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It took 20 years for the Supreme Court to give finality to the conundrum created by varying decisions of different benches on the aspect of requirement of certificate for the admissibility of electronic evidence.
The Supreme Court recently, vide judgment and order dated July 14, gave finality to a legal conundrum pertaining to the requirement of certificate before producing electronic evidence under Section 65B of the Indian Evidence Act.
Section 65B of the Act engrafts the procedure regarding admissibility of electronic records. Sub-section 4 of Section 65B provides for the condition of obtaining a certificate before adducing electronic evidence, which has led to conflicting views among the judgments of the Supreme Court.
Last year, a two-judge Bench comprising Justices Ashok Bhushan and Navin Sinha had referred the question in view of the conflict between Anvar PV v. PK Basheer & Ors. and Shafhi Mohammad v. State of Himachal Pradesh. On this reference, a three-judge Bench delivered its judgment, and held that requirement of a certificate is a pre-condition to the admissibility of evidence by way of electronic record under Section 65B of the Act.
While doing so, the Court upheld the law laid down in Anvar’s case (supra) wherein it was held that "Sections 65A and 65B being a complete code as to admissibility of electronic records, the “baggage” of Primary and Secondary Evidence contained in Sections 62 and 65 of the Evidence Act should not at all be adverted to."
After the enactment of the Information Technology Act, 2000, Sections 65A and 65B were added under Chapter V of the Act, which deals with documentary evidence. It took 20 years for the Supreme Court to give finality to the conundrum created by varying decisions of different benches on the aspect of requirement of a certificate as a pre-condition for the admissibility of electronic record.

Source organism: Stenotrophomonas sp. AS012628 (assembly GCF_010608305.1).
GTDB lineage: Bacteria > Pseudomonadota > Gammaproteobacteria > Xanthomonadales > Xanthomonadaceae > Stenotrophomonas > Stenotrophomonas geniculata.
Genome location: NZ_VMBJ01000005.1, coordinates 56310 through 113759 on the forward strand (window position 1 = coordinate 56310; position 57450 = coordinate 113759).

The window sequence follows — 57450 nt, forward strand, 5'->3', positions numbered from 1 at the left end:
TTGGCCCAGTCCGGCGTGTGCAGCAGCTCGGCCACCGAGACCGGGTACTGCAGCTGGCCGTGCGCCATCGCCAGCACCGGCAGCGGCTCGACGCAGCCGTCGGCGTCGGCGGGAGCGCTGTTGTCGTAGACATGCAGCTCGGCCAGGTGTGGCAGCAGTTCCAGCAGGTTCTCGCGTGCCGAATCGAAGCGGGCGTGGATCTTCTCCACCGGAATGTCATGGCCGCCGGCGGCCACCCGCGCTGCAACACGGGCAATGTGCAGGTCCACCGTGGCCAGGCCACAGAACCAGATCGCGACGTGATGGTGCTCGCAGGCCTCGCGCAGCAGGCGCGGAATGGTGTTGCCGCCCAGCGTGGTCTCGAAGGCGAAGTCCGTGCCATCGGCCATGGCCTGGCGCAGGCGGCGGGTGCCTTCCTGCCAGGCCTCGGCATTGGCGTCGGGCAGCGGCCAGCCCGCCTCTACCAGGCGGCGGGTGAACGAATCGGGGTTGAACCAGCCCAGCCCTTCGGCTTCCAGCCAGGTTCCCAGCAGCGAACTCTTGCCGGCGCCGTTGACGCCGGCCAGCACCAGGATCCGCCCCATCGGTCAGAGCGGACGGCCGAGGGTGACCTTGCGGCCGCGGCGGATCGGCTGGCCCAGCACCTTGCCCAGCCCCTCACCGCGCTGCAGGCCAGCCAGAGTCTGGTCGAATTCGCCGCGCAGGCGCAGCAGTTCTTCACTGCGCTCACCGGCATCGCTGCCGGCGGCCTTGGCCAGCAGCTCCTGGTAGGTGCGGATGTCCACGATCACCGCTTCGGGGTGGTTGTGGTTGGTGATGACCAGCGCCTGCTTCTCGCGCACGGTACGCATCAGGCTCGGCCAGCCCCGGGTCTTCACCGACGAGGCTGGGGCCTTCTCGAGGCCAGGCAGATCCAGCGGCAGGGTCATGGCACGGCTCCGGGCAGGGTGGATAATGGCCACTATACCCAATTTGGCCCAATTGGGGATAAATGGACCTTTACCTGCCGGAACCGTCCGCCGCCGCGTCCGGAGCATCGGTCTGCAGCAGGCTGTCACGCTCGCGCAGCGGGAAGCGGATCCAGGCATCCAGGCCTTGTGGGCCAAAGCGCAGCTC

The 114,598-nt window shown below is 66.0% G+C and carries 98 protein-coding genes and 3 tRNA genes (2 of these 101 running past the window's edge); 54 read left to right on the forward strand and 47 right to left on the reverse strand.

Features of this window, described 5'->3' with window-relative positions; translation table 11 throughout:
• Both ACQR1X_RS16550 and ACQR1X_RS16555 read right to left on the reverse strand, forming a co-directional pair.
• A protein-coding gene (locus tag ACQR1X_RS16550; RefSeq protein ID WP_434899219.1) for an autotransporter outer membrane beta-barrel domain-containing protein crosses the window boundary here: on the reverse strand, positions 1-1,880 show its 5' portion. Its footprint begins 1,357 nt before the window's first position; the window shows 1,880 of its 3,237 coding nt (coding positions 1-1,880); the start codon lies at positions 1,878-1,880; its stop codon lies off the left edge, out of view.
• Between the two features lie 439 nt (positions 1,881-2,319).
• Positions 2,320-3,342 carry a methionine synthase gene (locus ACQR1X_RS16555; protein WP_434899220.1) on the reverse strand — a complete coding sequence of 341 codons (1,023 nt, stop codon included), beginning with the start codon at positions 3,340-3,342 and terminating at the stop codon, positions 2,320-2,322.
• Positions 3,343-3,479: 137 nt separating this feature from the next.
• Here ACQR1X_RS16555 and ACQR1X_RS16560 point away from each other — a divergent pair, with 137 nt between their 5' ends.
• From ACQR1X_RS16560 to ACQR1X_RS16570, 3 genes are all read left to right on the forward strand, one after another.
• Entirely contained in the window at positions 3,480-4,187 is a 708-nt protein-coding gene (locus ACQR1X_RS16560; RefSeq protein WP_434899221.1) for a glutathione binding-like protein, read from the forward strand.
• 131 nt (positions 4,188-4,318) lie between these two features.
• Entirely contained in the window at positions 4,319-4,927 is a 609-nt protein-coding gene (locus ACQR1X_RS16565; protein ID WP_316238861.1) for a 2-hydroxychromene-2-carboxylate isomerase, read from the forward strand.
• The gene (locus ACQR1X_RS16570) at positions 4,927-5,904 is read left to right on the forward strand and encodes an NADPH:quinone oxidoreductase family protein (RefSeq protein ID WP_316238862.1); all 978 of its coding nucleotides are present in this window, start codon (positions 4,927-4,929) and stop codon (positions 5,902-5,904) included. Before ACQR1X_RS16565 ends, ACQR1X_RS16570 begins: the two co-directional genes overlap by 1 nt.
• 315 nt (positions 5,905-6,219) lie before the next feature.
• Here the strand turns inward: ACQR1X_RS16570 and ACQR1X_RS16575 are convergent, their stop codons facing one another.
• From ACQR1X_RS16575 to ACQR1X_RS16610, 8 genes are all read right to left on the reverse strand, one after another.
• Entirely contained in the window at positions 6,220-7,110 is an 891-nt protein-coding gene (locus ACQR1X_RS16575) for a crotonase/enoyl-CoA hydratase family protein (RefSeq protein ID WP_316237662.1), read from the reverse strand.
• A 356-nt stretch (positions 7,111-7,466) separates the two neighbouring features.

Section 61 of the Act states that the content of documents may be proved either by primary or secondary evidence, and electronic record is nothing but a document which may be proved in accordance with Section 65B.
Before discussing how this provision earlier created confusion in the minds of judges across the country, it is pertinent to discuss the approach adopted by the courts regarding admissibility of electronic record before the insertion of Section 65A and 65B in the Act.
Position before the year 2000
Before the year 2000, courts used to adopt Sections 61 to 65 of the Act while deciding the admissibility of electronic records. Indubitably, electronic record is a document and the content of such document could be proved either by primary evidence or by secondary evidence. When the original document itself is produced before the Court for its inspection, it is called as primary evidence as per Section 62 of the Act. The contents of an original document must be proved by producing the document itself. If the original document is not available, there arises a need for producing secondary evidence.
Section 63 of the Act provides for what all qualify as secondary evidence. For the purpose of electronic records, Section 63 (2) was used, which states that
“Copies made from the original by mechanical processes which in themselves insure the accuracy of the copy, and copies compared with such copies.”
In case the original document/primary evidence is not available with the party who wants to adduce it as evidence or if it is not possible to get the original document, secondary evidence is used for proving its content as per the conditions laid down under Section 65 of the Act. In other words, in case of an electronic record, if a party can produce the original record itself, then there is no need to take recourse as mentioned under Section 65 of the Act. However, if it becomes impossible for a party to produce the original document/record itself, then it is absolutely necessary to comply with Section 65 of the Act for producing secondary evidence in order to prove the contents of such original record.
Position after the year 2000
Section 65A provides that the contents of an electronic record - which was earlier used to be proved in accordance with Sections 61 to 65 of the Act - may be proved in accordance with the provisions of Section 65B.